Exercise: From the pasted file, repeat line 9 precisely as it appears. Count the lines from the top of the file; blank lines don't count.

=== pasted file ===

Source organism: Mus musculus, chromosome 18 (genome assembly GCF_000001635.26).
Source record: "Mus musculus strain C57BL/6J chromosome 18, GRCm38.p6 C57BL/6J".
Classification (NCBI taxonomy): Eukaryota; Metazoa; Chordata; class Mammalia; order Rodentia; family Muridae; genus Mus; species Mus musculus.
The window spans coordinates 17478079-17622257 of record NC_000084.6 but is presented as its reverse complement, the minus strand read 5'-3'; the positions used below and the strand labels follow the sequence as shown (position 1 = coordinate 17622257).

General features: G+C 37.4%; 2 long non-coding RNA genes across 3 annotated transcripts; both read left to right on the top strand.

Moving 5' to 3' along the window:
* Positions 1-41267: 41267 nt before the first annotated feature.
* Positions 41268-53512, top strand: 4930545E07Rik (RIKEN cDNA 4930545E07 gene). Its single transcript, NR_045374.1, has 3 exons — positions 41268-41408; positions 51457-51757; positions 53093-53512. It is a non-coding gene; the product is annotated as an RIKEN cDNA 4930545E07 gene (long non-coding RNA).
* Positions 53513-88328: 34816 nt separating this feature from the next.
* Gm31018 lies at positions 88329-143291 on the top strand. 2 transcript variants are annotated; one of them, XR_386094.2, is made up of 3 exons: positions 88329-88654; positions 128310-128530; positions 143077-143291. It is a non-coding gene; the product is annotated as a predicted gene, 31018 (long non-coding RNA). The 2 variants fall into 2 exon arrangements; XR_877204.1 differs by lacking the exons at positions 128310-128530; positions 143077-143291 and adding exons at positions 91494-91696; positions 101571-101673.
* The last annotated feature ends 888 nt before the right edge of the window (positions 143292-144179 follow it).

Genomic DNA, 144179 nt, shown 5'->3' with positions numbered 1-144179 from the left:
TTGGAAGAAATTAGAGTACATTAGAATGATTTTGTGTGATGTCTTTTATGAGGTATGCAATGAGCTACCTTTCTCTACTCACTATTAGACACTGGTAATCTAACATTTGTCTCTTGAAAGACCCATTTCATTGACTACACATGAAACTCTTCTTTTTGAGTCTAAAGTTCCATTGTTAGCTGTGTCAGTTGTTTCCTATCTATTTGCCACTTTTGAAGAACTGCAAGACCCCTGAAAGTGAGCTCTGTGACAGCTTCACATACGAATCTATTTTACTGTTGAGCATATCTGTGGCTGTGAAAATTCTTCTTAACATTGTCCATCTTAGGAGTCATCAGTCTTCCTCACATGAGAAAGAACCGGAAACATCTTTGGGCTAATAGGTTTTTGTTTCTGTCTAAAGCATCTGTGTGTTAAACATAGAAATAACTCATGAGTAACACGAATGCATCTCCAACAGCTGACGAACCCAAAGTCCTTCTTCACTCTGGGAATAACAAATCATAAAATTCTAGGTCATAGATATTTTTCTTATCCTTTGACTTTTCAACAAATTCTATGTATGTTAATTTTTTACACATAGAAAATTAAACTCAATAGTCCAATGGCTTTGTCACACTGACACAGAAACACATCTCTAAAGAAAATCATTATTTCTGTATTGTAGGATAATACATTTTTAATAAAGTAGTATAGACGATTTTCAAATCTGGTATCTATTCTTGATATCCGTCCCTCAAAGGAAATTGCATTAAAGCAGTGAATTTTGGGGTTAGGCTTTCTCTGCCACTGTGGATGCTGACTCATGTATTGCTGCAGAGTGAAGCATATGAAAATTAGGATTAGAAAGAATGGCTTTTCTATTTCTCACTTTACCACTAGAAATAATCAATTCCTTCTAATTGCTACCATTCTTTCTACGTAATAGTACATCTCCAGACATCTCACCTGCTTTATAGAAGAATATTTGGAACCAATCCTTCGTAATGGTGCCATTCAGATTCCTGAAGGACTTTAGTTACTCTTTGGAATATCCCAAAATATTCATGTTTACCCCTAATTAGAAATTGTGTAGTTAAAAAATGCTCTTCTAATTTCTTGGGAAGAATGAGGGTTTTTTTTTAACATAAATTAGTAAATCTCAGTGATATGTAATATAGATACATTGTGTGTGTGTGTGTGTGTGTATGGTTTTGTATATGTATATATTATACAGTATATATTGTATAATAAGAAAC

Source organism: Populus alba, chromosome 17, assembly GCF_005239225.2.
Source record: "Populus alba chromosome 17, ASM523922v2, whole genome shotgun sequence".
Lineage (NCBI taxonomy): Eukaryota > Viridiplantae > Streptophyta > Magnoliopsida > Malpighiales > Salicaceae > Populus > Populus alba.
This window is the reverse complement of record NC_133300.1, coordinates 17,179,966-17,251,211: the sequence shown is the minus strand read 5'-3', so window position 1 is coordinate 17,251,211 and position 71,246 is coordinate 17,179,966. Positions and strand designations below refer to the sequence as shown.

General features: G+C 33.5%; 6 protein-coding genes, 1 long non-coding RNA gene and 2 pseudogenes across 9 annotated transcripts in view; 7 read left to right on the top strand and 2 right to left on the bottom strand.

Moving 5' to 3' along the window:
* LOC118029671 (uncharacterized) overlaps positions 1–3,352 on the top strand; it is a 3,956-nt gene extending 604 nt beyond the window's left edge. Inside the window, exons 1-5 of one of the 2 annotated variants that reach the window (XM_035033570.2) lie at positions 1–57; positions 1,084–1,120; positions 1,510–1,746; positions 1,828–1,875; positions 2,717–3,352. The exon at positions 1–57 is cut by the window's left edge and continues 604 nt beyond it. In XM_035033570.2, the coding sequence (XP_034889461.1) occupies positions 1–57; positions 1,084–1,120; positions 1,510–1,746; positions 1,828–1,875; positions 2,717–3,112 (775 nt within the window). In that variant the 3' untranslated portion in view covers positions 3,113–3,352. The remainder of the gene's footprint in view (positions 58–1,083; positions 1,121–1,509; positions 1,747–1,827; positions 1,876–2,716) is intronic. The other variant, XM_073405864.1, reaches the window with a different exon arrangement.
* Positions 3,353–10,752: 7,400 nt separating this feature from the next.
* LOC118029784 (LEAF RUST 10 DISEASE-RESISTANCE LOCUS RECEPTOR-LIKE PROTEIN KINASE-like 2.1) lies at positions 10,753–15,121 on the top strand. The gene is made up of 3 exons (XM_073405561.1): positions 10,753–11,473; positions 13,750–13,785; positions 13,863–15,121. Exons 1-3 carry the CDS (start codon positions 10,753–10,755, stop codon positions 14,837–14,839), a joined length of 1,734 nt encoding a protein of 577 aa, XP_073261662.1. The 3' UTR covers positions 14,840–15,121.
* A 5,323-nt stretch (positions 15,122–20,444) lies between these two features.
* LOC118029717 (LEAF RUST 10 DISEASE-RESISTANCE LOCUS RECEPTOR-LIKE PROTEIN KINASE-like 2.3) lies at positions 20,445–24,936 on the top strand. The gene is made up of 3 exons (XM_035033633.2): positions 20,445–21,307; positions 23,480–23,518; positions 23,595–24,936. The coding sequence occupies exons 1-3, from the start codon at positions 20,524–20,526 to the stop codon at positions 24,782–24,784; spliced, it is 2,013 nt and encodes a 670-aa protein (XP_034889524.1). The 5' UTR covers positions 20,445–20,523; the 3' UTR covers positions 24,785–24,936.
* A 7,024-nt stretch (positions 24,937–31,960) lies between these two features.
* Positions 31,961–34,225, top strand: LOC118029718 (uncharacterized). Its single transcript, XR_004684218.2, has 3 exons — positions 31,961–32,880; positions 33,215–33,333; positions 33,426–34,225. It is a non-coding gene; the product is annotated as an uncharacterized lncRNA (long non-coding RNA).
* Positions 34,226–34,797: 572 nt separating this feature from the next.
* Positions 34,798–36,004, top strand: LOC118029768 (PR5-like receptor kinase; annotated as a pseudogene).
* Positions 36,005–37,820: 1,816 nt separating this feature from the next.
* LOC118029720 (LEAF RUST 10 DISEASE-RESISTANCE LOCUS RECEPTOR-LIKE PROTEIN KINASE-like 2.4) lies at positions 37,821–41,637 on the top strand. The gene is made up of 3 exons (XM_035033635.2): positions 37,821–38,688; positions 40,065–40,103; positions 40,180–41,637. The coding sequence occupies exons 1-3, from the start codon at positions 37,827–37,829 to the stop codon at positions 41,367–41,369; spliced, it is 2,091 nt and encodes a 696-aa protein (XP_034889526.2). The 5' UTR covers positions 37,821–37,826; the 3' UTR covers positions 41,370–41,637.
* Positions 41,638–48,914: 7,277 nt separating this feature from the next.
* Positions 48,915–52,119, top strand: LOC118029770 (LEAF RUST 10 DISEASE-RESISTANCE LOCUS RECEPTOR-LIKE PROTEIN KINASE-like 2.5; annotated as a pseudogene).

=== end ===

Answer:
* Positions 53513-88328: 34816 nt separating this feature from the next.